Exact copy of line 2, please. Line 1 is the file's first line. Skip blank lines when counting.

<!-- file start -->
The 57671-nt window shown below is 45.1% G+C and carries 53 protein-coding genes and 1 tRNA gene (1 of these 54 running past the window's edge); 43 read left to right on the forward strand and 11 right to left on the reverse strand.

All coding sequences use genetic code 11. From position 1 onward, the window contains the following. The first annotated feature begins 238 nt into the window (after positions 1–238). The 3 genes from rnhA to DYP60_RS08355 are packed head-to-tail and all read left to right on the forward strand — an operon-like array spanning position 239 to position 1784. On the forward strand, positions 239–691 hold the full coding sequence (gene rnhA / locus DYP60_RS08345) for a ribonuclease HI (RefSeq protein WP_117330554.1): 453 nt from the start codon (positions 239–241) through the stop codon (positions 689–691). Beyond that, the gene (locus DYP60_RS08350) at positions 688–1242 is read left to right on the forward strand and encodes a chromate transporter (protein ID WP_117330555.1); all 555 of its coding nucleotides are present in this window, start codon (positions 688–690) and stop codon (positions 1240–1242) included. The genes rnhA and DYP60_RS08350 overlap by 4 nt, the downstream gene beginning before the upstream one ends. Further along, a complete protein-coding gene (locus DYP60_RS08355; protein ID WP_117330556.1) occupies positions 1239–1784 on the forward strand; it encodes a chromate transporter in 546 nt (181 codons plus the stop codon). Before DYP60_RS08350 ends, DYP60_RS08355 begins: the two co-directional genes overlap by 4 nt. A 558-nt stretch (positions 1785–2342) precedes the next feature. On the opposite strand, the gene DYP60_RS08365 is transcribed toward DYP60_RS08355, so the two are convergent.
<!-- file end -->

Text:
All coding sequences use genetic code 11. From position 1 onward, the window contains the following. The first annotated feature begins 238 nt into the window (after positions 1–238). The 3 genes from rnhA to DYP60_RS08355 are packed head-to-tail and all read left to right on the forward strand — an operon-like array spanning position 239 to position 1784. On the forward strand, positions 239–691 hold the full coding sequence (gene rnhA / locus DYP60_RS08345) for a ribonuclease HI (RefSeq protein WP_117330554.1): 453 nt from the start codon (positions 239–241) through the stop codon (positions 689–691). Beyond that, the gene (locus DYP60_RS08350) at positions 688–1242 is read left to right on the forward strand and encodes a chromate transporter (protein ID WP_117330555.1); all 555 of its coding nucleotides are present in this window, start codon (positions 688–690) and stop codon (positions 1240–1242) included. The genes rnhA and DYP60_RS08350 overlap by 4 nt, the downstream gene beginning before the upstream one ends. Further along, a complete protein-coding gene (locus DYP60_RS08355; protein ID WP_117330556.1) occupies positions 1239–1784 on the forward strand; it encodes a chromate transporter in 546 nt (181 codons plus the stop codon). Before DYP60_RS08350 ends, DYP60_RS08355 begins: the two co-directional genes overlap by 4 nt. A 558-nt stretch (positions 1785–2342) precedes the next feature. On the opposite strand, the gene DYP60_RS08365 is transcribed toward DYP60_RS08355, so the two are convergent.